“If you don’t have the money in hand to pay for the vacation you want, accept that it’ll have to wait a year or two and start saving—don’t buy into the ‘I’ll pay for it later’ rationalization,” Cygan advises. “I encourage people to consider where they would like to go within the context of what their current budget will allow. A trip to a nearby national park can maximize your happiness and provide just as many great memories as a trip to Europe. Taking an expensive trip that threatens your financial security is simply not wise.”
We rationalize the spending with “family time.” The media, the advertising industry, and “the Joneses” have convinced us that the “best” quality time happens at an expensive theme park or on a resort vacation. And with very little arm-twisting, we buy into it. We tell ourselves, Yeah, this trip is stretching the budget a bit, but the family time we’ll get is priceless!
“What’s really good for your family is financial security,” promises Cygan. “If your family spends one week on a blowout vacation, but then your kids hear you worrying about money for the next six months, which experience do you think will impact them more deeply? Also, it’s worth noting that you’ll interact more meaningfully and get in more ‘quality time’ on a camping trip than at a theme park that’s full of distractions!”
Once there, we get into “vacation mode” and lose sight of the long-term view. You may be familiar with the manic spending spree that often happens on vacation. Drunk on the sensation of being “free” from the routines of work and home, you hit all the tourist destinations, dine out in the best restaurants (often gorging on drinks, appetizers, and desserts in addition to the main course), buy new clothes at the local outlet stores, and snap up tons of souvenirs. All of this ratchets the bill on an already expensive vacation into the stratosphere.
“It’s like being outside our normal routine causes us to forget that there will be a day of reckoning when the bills come due,” observes Cygan. “We take a short-term view, go crazy, and spend. I think this trend is exacerbated by the fact that credit cards—today’s primary method of payment—are so easy to use. You might think twice while writing out a check or digging cash out of your wallet, but swiping a credit card just doesn’t provide that kind of reality check.
“If we would just slow down, pay attention, and let the rational part of our brain take over, we’d realize that money spent on vacation comes out of the same limited bank account we use at home,” she adds.
We fail to practice mindfulness and gratitude. When you go on vacation, where is your mindset? Are you truly enjoying the present moment, or are you thinking about other things:What’s next on the list? Where should we eat for dinner? What would be a good souvenir to take back for Grandma? I’ll be upset if we don’t get to do XYZ activity. I wish Junior would stop whining. (Maybe even, I’m afraid to check the account balance!) According to Cygan, our failure to be mindful of and thankful for the here and now contributes a great deal to our unhappiness…and our tendency to “treat” it by spending more.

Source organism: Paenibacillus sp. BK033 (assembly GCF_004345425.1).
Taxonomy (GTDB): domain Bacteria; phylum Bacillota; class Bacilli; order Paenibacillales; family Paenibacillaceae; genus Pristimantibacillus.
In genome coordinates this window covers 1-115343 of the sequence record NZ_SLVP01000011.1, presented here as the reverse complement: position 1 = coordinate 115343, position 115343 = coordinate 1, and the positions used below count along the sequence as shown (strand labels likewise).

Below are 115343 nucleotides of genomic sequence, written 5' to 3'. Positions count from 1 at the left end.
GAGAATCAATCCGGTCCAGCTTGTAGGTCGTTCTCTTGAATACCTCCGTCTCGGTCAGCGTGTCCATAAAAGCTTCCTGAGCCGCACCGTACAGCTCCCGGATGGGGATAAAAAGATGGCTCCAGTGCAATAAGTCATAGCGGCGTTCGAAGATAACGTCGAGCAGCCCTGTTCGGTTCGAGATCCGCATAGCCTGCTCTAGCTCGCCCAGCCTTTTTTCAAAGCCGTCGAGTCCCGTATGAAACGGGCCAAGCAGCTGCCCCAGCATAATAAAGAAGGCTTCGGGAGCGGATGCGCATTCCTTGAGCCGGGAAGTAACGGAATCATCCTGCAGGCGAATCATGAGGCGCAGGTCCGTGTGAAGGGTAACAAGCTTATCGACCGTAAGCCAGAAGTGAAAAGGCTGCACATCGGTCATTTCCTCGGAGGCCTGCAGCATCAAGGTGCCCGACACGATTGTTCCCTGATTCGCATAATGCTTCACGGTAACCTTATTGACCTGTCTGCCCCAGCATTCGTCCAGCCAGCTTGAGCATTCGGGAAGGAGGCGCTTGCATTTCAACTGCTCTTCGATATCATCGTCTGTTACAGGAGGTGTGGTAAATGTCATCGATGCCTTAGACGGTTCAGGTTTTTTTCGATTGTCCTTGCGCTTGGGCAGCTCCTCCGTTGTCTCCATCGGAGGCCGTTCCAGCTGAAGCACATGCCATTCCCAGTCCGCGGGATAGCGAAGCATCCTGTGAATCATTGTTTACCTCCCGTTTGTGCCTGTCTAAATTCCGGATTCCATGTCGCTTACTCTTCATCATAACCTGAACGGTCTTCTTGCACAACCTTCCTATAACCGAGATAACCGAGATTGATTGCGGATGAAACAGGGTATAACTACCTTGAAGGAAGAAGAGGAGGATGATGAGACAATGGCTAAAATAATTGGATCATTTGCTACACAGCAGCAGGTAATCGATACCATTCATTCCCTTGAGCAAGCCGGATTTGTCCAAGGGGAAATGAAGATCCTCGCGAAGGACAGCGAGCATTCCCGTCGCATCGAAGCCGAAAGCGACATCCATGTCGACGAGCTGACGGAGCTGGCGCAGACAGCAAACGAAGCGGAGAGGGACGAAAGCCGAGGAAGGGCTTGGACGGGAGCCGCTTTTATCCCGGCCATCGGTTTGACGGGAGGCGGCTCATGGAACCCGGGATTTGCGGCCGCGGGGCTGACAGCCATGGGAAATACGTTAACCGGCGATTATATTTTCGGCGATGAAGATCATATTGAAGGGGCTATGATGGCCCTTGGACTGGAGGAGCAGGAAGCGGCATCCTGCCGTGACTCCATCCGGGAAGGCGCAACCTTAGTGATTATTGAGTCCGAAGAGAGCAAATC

“We really need to stay in the moment when we’re on vacation, because where we place our attention determines our attitude,” she says. “Psychology research tells us that interacting meaningfully with family and friends will make us happier than spending money on more ‘things.’ So slow down and spend some time just lounging at the hotel pool instead of rushing out to spend more money. Really talk to your spouse and/or kids for once, instead of allowing everyone to tap away at their smartphone screens during dinner. When you’re grateful, you don’t need to fill some inner void by acquiring stuff.”
“Money does not buy happiness, but how much of it you do (or don’t) have definitely impacts your happiness,” concludes Cygan. “The truth is, having a sense of control over your budget might just be the key that enables you to take the most enjoyable vacation you’ve had in years. Don’t discount the power of managing your money wisely!”
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The Financially Sane Vacation:
15 Ways to Cut Costs (and Add Joy) to Your Summer Trip
By Donna Skeels Cygan, Author of The Joy of Financial Security: The art and science of becoming happier, managing your money wisely, and creating a secure financial future (Sage Future Press, 2013, ISBN: 978-0-989-77844-2, $24.95, www.thejoyoffinancialsecurity.com)
The expensive vacations your family typically takes rarely leave you feeling as happy as you’d hoped, and they put a terrible squeeze on your bank account. For the sake of your fulfillment and your finances, you’re willing to try to cut expenses this year…but where to start?
Here, nationally recognized financial adviser Donna Skeels Cygan offers 15 suggestions to help you plan a memorable trip that doesn’t break the bank:
Plan ahead… The earlier you start planning your trip, the more money you’ll likely save. Look for discounts on flights, tickets, hotels, and more. Research inexpensive or free activities at your destination. Then vacation with a budget-minded plan. Remember, spur-of-the-moment might be fun, but it also tends to come with a big price tag.
…and don’t forget to tally up all of the costs. We’ve all encountered hidden (or at least in impossible-to-read fine print) costs, fees, and taxes that come with hotel stays, plane tickets, etc. As you plan your vacation, don’t forget to take these things into account, as well as incidentals like food, gas money, sunscreen, etc. Don’t nickel and dime yourself into busting your budget!
Consider staying close to home. In general, the further you travel, the more expensive a trip becomes. So even if you’re used to crossing the country (or even an ocean), consider vacationing in a place that’s a tank or two of gas away. If you visit your state’s (and neighboring states’) tourism websites, you’ll probably find more than a few interesting destinations.